Looks like some prominent Vancouver Island developers can’t afford to pay for their massive condo projects. Langford Mayor Stew Young’s statement at the last public hearing turns out to be true — he’s lining up to demand a taxpayer bailout for the Bear Mountain Resort developers.

It takes a special kind of hypocrisy to brag (loudly and constantly) that the new highway interchange will be 100% paid for by developers, and then turn around and beg for a federal grant. Of course, the grant would have to be matched by municipal revenue, meaning taxpayers get soaked twice.

That would be enough for most public officials, but here Langford ups the ante and demands millions more for a parkway to service the posh but half-empty golf resort. That takes real gall.

I’m really offended that politicians want to give taxpayer money to rich developers, especially when they’re destroying rare ecosystems and demolishing native burial cairns and blasting sacred caves.

Bad karma, much?

Langford wants to bill taxpayers $21-million for its “100% developer-funded” projects.

On Monday, March 16, the city of Langford will apply for a federal and provincial bailout for construction on the Spencer Road Interchange and Bear Mountain Parkway. The application was approved by City Council in a special meeting March 12. On March 13, city engineer John Manson confirmed the city is applying for $21.5-million in infrastructure grant money for the interchange and road project. An additional $3-million would come from city revenues.

According to Manson, the city asserts that the interchange on-ramps are not part of the interchange agreement, and that the Bear Mountain Parkway – which lies completely within a Local Service Area on South Skirt Mountain – is not, in fact, part of that Local Service Area. The parkway connects the Spencer Interchange to Bear Mountain Resort.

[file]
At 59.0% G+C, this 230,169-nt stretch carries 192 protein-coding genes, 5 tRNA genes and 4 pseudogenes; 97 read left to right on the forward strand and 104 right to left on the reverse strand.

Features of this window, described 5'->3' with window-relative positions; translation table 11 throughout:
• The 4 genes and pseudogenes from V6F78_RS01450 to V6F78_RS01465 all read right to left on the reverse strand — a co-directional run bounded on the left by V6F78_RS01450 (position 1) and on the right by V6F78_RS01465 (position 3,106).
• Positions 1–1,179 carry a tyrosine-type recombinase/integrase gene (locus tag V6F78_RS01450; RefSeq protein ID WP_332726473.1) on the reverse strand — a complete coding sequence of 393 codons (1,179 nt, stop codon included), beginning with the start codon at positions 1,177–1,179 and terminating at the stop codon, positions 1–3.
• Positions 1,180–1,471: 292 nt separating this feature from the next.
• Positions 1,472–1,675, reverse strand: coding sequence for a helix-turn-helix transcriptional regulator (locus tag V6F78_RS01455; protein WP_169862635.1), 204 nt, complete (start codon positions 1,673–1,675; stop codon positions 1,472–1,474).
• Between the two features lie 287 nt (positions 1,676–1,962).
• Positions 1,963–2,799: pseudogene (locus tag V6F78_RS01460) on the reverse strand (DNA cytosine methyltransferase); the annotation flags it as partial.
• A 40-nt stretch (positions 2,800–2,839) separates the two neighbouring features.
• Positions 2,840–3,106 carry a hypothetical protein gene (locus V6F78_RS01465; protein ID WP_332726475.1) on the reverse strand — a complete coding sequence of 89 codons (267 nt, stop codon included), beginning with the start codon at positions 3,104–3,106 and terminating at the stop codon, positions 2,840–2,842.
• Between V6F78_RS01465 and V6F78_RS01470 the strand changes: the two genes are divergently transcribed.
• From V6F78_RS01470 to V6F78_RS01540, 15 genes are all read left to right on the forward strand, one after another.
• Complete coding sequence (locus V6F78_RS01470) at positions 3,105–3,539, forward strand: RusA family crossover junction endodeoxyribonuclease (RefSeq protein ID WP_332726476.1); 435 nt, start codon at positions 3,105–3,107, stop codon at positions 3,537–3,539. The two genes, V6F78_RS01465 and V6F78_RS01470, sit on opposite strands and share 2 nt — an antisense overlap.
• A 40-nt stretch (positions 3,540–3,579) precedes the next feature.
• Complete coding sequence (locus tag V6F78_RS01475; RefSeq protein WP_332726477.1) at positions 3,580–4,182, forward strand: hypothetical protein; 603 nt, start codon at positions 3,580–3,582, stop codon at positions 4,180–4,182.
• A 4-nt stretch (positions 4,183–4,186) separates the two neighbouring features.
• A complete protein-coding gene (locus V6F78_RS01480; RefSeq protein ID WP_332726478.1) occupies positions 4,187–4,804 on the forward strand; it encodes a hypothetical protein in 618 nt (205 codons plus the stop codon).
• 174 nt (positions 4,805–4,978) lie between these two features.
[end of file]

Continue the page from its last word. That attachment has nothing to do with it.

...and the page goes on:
The Community Charter defines a Local Area Service (LAS) as a municipal service that is to be paid for in whole or in part by a local service tax. In this case, council considers an LAS to be a service to provide particular benefit to a part of the municipality. It’s like a user-pay system – if a developer wants a highway interchange next to his property so he can build thousands of condos, he can pay for that construction himself and everyone’s happy, right?

Right, but in this case, the city borrowed $10 million on behalf of the developers, provoking cries of favouritism. Now everyone’s wondering what will happen if the developers default on the repayment.

Anyway, it may be true that the fine print on the interchange deal left out the two ramps in the southwest quadrant near Langford Lake Cave.

However, the parkway is an integral part of the Local Service area. A staff report notes:

“The subject propertles are located within a Local Service Area for road construction. Therefore, the owners will be paying for road construction instead of paying road DCCs [development cost charges – a tax on development]. Due to this, they are not also eligible for Road DCC amounts. The total amount contributed to the Local Service Area road construction is: $28,322,882. “

On December 27, 2007, Langford Council gave first, second and third reading to Bylaw 1147, which defined the Spencer Road Interchange (formerly known as the Bear Mountain Interchange), as a Local Area Service, and set out the boundaries of a Local Service Area (LSA) to fund the interchange. The Local Area Service bylaw was later adopted as Bylaw 1156 on April 7, 2008.